DIG at IGRM 2023

The 66th Irish Geological Research Meeting took place at the Ulster Museum in Belfast from 3rd – 5th March 2023. There were a range of great talks and posters spanning all elements of geological research taking place in Ireland including presentations on peat bog coverage, seismicity in Ireland and mineral deposits.

Emma Chambers presented on behalf of DIG updated temperature maps for all of Ireland. She showed improvements in the maps with temperatures in the model more accurately reflecting direct borehole temperature measurements. This work has built on many years of geothermal projects in Ireland, without which the model couldn’t have been made. We hope to publish these updated temperature maps in the coming months.

Thanks to all the organisers and funders of the event. It was a great success and we had fun presenting. Looking forward to next year!

IGRM program page taken from GSNI tweets

DIG Seismic Fieldwork Dec 22/Jan 23

On Dec 29th, Meysam and Colin scouted and confirmed 4 site locations in the eastern side of Mallow city, along the MT Line 2 on both sides of the river and the Killarney-Mallow fault.

Meysam and Dave then returned from 4th – 6th January 4-6th to deploy 4 broadband stations running on solar and battery at those 4 sites. The weather was mixed with some pretty wet days as you can see from the photos.

Dave installing a seismometer in Mallow.

Our sensors need to be secured from water. To do this the team had an ingenious setup to protect the electronics. First they dug a 50-70cm deep hole and poured concrete in the bottom. They then pushed a plastic drum into the concrete and added cement to this to make a level floor for the sensor.

Digging the hole to place the drum and checking it is the right depth. This allows us to have the best coupling with the ground while also keeping our sensor and equipment dry.

Once the cement is dry they leveled the sensor orienting them North so that we can work out the direction of our seismic waves. After this all the cables were connected and sealed inside the bin. The cables from the sensor go to a connection box and connect to the power, in this case a solar panel and battery.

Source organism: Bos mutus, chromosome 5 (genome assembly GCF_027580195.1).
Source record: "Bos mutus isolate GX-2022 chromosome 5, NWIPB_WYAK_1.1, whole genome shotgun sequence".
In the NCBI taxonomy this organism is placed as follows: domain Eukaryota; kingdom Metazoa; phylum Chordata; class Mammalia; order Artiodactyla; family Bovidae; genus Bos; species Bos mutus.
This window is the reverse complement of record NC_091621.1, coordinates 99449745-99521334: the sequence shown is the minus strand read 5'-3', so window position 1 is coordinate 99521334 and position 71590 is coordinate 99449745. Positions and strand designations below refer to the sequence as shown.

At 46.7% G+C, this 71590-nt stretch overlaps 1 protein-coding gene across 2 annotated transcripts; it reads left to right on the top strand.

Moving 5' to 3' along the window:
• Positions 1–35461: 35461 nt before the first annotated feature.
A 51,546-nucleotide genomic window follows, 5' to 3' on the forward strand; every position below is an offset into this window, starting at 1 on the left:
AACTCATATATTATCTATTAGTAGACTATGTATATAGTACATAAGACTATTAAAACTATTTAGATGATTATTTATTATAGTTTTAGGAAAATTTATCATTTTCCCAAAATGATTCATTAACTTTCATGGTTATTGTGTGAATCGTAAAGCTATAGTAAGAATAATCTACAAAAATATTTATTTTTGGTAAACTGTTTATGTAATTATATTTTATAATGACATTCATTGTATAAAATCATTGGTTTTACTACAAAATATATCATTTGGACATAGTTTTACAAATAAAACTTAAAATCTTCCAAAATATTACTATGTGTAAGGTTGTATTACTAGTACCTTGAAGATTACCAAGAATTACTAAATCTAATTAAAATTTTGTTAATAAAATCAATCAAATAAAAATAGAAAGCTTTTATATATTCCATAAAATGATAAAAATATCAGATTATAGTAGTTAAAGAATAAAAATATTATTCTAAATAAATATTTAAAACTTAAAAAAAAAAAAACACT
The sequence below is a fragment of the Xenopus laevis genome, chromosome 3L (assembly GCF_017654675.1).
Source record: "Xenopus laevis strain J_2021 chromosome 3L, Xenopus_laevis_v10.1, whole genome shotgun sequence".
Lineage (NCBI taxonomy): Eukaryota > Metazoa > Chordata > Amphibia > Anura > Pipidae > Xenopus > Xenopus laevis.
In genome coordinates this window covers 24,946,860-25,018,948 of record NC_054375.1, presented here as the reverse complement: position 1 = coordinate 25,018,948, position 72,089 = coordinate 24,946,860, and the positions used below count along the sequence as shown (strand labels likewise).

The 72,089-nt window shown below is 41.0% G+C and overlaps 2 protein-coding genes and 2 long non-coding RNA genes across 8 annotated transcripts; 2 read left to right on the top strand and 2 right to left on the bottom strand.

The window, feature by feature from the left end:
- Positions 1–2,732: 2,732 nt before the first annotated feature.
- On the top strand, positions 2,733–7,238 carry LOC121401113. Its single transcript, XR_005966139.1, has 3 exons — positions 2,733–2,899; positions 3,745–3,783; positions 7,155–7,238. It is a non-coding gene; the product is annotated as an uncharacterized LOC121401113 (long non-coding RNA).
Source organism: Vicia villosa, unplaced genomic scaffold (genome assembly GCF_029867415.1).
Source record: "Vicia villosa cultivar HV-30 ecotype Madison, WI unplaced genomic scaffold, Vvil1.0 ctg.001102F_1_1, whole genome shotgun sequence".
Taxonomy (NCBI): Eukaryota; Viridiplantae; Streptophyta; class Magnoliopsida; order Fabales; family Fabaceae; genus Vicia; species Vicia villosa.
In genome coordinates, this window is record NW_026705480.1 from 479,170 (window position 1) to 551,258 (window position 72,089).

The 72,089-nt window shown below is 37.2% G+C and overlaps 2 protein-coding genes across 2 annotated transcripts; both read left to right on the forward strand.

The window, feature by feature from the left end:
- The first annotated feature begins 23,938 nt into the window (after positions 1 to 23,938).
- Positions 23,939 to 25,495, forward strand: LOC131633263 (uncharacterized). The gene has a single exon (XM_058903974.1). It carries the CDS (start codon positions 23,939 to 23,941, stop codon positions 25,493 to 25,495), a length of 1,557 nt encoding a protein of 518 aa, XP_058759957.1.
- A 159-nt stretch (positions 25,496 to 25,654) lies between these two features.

Dave adding a solar panel and connecting it to the seismic sensor.
Finished site installation after a very wet day of fieldwork

The DIG team will be back in early February to check everything is working appropriately and if the solar panel can charge the batteries in the Irish winter!

The aim is to leave the seismometers recording for the next year and collect the data every few months to process and image the subsurface beneath each site. Once the work is complete, all materials including concrete will be removed and the land left as we found it.

Finished site as we leave it for the next few months.
Installing another solar panel at a different site.

National Geothermal Energy Summit – November 2022

DIG were invited to present at the National Geothermal Energy Summit hosted at the Technological University Dublin, Grangegorman campus and organised by the Geological Survey Ireland. We were based in St Lawrence’s, a former church.

St Lawrence’s, The venue for the National Geothermal Energy Summit

Emma L. Chambers gave a talk on “Improving Temperature and Heat Flow Models in Ireland” as part of session 3 “Quantifying our Geothermal Potential.” After the presentation, there was a panel question and answer session with Emma, Rory Dunphy (GSI/ CGC), Koen Torremans (UCD) and John Walsh (UCD), with Sean Finlay (Geoscience Ireland) moderating the session.

The TU Dublin Grangegorman site is the location of a 1 km borehole in Dublin with plans to drill an additional 3 km borehole for future geothermal energy extraction. In the future it will heat the whole campus.

Thanks to GSI and TU Dublin for organising an excellent summit and we can’t wait to see the progress made by the next one!

DIG MT Fieldwork August 2022

In August 2022 researchers commenced the second phase of MT fieldwork adding another profile to the original survey.

We added 16 stations to the original 12. We tried to mitigate noise sources and be in quiet locations. Below are some of the noise sources we encounter but we can filter the data to remove these signals.

Noise sources in and around Mallow